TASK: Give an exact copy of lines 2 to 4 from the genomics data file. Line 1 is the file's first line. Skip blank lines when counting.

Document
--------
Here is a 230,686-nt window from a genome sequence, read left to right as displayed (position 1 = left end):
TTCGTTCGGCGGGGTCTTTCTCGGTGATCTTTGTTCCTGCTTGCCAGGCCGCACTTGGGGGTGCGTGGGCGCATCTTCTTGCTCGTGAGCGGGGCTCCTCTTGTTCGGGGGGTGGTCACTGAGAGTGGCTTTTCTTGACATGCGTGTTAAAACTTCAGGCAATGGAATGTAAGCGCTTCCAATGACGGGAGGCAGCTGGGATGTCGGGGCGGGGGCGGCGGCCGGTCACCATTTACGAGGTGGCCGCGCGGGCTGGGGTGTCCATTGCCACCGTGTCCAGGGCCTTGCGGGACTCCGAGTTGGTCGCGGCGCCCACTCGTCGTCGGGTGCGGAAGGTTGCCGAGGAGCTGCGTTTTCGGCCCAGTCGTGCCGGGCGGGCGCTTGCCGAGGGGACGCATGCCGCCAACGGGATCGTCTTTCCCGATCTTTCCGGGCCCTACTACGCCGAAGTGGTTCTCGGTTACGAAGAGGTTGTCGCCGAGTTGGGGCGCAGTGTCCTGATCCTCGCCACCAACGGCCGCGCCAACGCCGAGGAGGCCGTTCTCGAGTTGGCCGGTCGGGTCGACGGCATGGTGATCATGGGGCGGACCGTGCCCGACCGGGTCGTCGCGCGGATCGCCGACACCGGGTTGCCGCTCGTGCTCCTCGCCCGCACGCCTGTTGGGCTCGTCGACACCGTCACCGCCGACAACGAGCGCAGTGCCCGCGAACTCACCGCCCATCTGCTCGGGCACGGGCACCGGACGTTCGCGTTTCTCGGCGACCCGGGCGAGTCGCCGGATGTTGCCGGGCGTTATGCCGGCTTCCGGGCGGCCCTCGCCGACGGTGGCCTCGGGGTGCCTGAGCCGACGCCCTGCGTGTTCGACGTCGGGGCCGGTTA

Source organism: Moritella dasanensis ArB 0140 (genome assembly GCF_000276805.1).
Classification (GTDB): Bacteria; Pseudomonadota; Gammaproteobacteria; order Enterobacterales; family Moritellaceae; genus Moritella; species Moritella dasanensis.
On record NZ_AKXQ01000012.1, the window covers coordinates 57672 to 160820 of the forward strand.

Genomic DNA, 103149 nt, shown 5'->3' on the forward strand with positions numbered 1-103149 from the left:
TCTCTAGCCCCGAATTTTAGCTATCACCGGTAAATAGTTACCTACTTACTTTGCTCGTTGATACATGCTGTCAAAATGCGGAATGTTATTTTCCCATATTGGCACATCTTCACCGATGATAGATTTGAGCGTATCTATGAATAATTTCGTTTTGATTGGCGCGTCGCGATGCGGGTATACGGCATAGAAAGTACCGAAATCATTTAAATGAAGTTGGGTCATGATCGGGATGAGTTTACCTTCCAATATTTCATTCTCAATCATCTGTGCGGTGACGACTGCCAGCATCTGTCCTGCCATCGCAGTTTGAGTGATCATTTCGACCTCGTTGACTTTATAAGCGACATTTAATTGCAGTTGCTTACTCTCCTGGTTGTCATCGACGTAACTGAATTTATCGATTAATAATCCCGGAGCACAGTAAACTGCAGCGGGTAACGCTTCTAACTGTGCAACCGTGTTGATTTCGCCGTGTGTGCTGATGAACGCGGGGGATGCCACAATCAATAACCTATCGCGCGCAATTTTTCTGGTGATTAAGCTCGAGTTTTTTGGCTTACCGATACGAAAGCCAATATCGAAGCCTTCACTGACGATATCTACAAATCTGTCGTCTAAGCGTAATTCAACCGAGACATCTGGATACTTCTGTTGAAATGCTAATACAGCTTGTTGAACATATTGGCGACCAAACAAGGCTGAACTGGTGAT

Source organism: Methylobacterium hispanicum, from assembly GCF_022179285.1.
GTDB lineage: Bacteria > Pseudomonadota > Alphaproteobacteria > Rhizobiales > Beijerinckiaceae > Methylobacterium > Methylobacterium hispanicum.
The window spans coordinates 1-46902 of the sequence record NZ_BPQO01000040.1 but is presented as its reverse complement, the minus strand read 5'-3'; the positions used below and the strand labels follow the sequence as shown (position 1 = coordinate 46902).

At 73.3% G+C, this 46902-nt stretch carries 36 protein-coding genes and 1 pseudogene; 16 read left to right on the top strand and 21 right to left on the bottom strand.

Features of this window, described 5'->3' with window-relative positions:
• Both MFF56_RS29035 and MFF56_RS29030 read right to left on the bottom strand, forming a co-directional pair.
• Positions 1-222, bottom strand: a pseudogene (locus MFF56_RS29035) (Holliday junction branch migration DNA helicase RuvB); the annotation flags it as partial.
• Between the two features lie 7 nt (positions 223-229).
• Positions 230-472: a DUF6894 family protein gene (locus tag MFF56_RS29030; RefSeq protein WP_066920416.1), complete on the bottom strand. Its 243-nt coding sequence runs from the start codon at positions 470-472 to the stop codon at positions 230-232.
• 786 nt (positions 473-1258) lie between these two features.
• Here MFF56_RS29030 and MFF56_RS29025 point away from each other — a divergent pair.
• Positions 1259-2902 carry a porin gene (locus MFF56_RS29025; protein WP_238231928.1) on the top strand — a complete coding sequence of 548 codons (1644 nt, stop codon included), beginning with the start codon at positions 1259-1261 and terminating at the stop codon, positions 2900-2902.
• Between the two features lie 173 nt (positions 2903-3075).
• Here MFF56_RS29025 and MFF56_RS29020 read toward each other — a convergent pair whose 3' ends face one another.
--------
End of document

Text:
TTCGTTCGGCGGGGTCTTTCTCGGTGATCTTTGTTCCTGCTTGCCAGGCCGCACTTGGGGGTGCGTGGGCGCATCTTCTTGCTCGTGAGCGGGGCTCCTCTTGTTCGGGGGGTGGTCACTGAGAGTGGCTTTTCTTGACATGCGTGTTAAAACTTCAGGCAATGGAATGTAAGCGCTTCCAATGACGGGAGGCAGCTGGGATGTCGGGGCGGGGGCGGCGGCCGGTCACCATTTACGAGGTGGCCGCGCGGGCTGGGGTGTCCATTGCCACCGTGTCCAGGGCCTTGCGGGACTCCGAGTTGGTCGCGGCGCCCACTCGTCGTCGGGTGCGGAAGGTTGCCGAGGAGCTGCGTTTTCGGCCCAGTCGTGCCGGGCGGGCGCTTGCCGAGGGGACGCATGCCGCCAACGGGATCGTCTTTCCCGATCTTTCCGGGCCCTACTACGCCGAAGTGGTTCTCGGTTACGAAGAGGTTGTCGCCGAGTTGGGGCGCAGTGTCCTGATCCTCGCCACCAACGGCCGCGCCAACGCCGAGGAGGCCGTTCTCGAGTTGGCCGGTCGGGTCGACGGCATGGTGATCATGGGGCGGACCGTGCCCGACCGGGTCGTCGCGCGGATCGCCGACACCGGGTTGCCGCTCGTGCTCCTCGCCCGCACGCCTGTTGGGCTCGTCGACACCGTCACCGCCGACAACGAGCGCAGTGCCCGCGAACTCACCGCCCATCTGCTCGGGCACGGGCACCGGACGTTCGCGTTTCTCGGCGACCCGGGCGAGTCGCCGGATGTTGCCGGGCGTTATGCCGGCTTCCGGGCGGCCCTCGCCGACGGTGGCCTCGGGGTGCCTGAGCCGACGCCCTGCGTGTTCGACGTCGGGGCCGGTTA

Source organism: Moritella dasanensis ArB 0140 (genome assembly GCF_000276805.1).
Classification (GTDB): Bacteria; Pseudomonadota; Gammaproteobacteria; order Enterobacterales; family Moritellaceae; genus Moritella; species Moritella dasanensis.